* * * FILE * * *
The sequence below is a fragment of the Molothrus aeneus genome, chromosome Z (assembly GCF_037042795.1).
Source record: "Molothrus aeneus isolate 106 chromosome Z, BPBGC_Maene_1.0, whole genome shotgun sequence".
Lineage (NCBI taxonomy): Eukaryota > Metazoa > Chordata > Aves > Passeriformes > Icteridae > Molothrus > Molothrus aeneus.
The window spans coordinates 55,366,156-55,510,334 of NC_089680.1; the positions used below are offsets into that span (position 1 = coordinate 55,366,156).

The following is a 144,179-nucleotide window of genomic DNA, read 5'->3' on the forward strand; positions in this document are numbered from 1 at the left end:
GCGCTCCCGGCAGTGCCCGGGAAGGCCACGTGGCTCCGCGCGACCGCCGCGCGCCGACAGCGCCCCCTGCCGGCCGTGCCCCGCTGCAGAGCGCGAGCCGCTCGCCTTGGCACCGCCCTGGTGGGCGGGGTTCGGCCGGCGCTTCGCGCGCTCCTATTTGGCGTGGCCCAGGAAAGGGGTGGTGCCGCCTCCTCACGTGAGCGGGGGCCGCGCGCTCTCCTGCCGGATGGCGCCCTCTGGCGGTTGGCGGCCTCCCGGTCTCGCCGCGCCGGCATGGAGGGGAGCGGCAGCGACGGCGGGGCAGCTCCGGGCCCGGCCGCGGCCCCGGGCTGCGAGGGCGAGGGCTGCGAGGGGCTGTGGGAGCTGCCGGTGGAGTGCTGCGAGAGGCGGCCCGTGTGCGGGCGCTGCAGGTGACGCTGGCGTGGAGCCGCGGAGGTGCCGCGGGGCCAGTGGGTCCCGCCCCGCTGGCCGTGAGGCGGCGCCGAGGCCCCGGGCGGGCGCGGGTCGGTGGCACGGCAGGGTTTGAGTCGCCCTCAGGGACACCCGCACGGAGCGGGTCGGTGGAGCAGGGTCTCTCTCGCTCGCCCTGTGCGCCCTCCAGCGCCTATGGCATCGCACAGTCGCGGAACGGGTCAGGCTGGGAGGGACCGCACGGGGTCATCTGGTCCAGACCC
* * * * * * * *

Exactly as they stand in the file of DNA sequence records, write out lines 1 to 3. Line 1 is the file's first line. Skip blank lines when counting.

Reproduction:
The sequence below is a fragment of the Molothrus aeneus genome, chromosome Z (assembly GCF_037042795.1).
Source record: "Molothrus aeneus isolate 106 chromosome Z, BPBGC_Maene_1.0, whole genome shotgun sequence".
Lineage (NCBI taxonomy): Eukaryota > Metazoa > Chordata > Aves > Passeriformes > Icteridae > Molothrus > Molothrus aeneus.